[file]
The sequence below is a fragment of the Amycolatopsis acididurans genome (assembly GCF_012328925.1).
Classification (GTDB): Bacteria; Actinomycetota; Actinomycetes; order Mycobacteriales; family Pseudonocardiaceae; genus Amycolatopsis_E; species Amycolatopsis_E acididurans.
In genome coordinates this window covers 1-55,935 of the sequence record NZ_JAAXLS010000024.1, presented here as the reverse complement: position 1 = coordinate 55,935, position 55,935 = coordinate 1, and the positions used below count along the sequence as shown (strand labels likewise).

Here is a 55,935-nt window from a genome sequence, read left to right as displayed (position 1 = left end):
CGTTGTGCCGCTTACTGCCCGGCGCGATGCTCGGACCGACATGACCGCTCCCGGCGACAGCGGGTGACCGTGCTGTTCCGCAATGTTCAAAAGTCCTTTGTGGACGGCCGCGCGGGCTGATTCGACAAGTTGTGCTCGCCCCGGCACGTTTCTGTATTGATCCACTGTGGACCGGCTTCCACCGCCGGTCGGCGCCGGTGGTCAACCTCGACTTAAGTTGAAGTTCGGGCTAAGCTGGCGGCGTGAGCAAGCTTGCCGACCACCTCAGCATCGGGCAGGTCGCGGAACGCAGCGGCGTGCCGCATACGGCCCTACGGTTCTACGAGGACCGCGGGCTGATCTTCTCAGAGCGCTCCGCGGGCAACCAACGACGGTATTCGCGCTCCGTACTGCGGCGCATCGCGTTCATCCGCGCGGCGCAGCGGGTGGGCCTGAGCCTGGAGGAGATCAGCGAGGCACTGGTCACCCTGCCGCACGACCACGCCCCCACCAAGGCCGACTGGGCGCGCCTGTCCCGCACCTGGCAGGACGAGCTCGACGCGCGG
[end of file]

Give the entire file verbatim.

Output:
The sequence below is a fragment of the Amycolatopsis acididurans genome (assembly GCF_012328925.1).
Classification (GTDB): Bacteria; Actinomycetota; Actinomycetes; order Mycobacteriales; family Pseudonocardiaceae; genus Amycolatopsis_E; species Amycolatopsis_E acididurans.
In genome coordinates this window covers 1-55,935 of the sequence record NZ_JAAXLS010000024.1, presented here as the reverse complement: position 1 = coordinate 55,935, position 55,935 = coordinate 1, and the positions used below count along the sequence as shown (strand labels likewise).

Here is a 55,935-nt window from a genome sequence, read left to right as displayed (position 1 = left end):
CGTTGTGCCGCTTACTGCCCGGCGCGATGCTCGGACCGACATGACCGCTCCCGGCGACAGCGGGTGACCGTGCTGTTCCGCAATGTTCAAAAGTCCTTTGTGGACGGCCGCGCGGGCTGATTCGACAAGTTGTGCTCGCCCCGGCACGTTTCTGTATTGATCCACTGTGGACCGGCTTCCACCGCCGGTCGGCGCCGGTGGTCAACCTCGACTTAAGTTGAAGTTCGGGCTAAGCTGGCGGCGTGAGCAAGCTTGCCGACCACCTCAGCATCGGGCAGGTCGCGGAACGCAGCGGCGTGCCGCATACGGCCCTACGGTTCTACGAGGACCGCGGGCTGATCTTCTCAGAGCGCTCCGCGGGCAACCAACGACGGTATTCGCGCTCCGTACTGCGGCGCATCGCGTTCATCCGCGCGGCGCAGCGGGTGGGCCTGAGCCTGGAGGAGATCAGCGAGGCACTGGTCACCCTGCCGCACGACCACGCCCCCACCAAGGCCGACTGGGCGCGCCTGTCCCGCACCTGGCAGGACGAGCTCGACGCGCGG